A long look back — and a quick one ahead


What word is so lost, so unused and so dismissed in this world of trigger warnings, Ponzi schemes, term paper mills, “rape culture”, revenge porn, and hedge fund cheaters as the word honor. The word “diss” is used a lot, a strange truncation spoken as if the speaker just ran out of energy before it could be finished. To be dissed doesn’t mean the loss of honor, it’s merely a squawk at a perceived insult.

But honor is an old word and has meaning that modern ears seldom hear. Now, it implies something old fashioned and vaguely useless, an impulse that leads people who believe in it into blind alleys. Where’s the profit? the modern citizen asks. Is our modern world of capitalism even remotely honorable? What’s the value of honor in corporate culture? In a world governed by implacable meritocracy someone who doesn’t cheat is a loser. The word has even taken on a negative meaning when it is used to describe aspects of tribal culture in less advanced societies – “honor killings”, for example. In short, in our bright new grifter’s world, honor is a handicap.

Yet once, an honorable man or woman was someone whose word you could trust. “My word is my bond,” they would say and mean it to the bottom of their hearts. They had a sense of self worth that people like Donald Trump could never comprehend. Don’t we all, in the bottom of our hearts, want to be thought of as honorable? How could we let that slip away?

September 13, 2015


I’ve developed a blather deflection device in my mind. It’s located at the end of the hood on my mental automobile, and looks a lot like those old bug deflectors that blew insects away from the windshield on Mack trucks. The last word that it deflected right over the top was “cisgender”. Cisgenger is a word that does a 360 degree circle and bites itself in the ass. Look it up if you have to.

July 29, 2015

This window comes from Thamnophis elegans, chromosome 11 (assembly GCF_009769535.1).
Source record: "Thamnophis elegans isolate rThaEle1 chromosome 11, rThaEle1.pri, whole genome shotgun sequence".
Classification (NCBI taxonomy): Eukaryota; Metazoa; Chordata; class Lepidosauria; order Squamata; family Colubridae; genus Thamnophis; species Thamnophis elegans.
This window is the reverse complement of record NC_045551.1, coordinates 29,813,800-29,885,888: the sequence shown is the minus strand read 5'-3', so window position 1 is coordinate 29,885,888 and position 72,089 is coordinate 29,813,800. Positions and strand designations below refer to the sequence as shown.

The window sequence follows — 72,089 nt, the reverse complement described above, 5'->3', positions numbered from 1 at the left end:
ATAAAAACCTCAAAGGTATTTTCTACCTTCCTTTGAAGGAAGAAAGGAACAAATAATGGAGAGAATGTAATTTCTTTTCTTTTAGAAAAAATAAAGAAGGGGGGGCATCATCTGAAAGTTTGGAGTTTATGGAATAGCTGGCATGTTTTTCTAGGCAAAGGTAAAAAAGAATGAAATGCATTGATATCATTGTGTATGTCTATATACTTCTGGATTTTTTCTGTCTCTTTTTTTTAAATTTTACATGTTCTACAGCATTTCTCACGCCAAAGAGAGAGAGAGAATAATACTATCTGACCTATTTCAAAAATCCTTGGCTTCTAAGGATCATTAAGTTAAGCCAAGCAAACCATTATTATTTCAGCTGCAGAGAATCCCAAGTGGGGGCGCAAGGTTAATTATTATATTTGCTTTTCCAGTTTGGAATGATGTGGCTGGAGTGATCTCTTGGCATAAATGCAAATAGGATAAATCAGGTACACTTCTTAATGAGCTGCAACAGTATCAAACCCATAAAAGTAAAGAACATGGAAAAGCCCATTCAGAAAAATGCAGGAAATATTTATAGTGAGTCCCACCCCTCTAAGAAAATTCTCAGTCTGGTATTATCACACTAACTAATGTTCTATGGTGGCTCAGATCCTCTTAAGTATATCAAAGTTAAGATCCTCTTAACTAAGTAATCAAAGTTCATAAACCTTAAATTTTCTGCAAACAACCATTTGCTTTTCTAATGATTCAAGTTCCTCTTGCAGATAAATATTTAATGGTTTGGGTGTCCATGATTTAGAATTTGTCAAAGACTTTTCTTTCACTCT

The Perfumed Letter

It was a loss that defined one age passing to another – perhaps like the one that divided the pre-Cambrian from the Cambrian — when the mighty pen fell to the overwhelming army of ones and zeros. The pen that was once mightier than the sword. As for the sword itself, the primitive weapon that forced victor and vanquished to fight within arms reach, it is reduced to a thing used in computer games. The only blood it can draw now can be staunched with a reboot. But it was once made of Toledo steel and had a jeweled hilt and was passed from father to son.

There is now a generation – maybe two – of young men who have never received a perfumed letter. A letter their grandfathers carried around for months until it tore at the creases, even then still emanating a faint ghost of its sender’s affection. In those days, young men were moved around when their parents moved, or they went away to school or the armed services. Relationships that were begun in a high school hallway or classroom and that took such strong adolescent root could be completely at the mercy of forces outside the young couple’s control. First the separation then the grief of distance then the arrival of the letter. It was usually a robins-egg blue or light pink and the handwriting on the envelope was carefully round. In an instant, the manly heart of the recipient became a puddle. The envelope was torn open with a thumb – no time for even a penknife. The words inside might have been inconsequential, vacuous, yet carried so much between their lines than what they specifically said didn’t matter. The more times they were read, the greater the cargo of love they bore until the young man didn’t even need to read them any more; just the physical presence of the letter in a back pocket was enough.

Now, in addition to the antiseptic email, we have snapchat and vimeo and the ultimately clumsy text message that often manages to actually repel affection. It is as far from a perfumed letter as can be imagined.

It’s the back-handed ease of communication now that is at the root of this problem. Now we can sext. What fun! We have no waiting period, no time to think and let things settle between letters, something the old post office once forced on us. Yet in those days, our imagination was there to give so much more meaning than ones and zeros can ever do.


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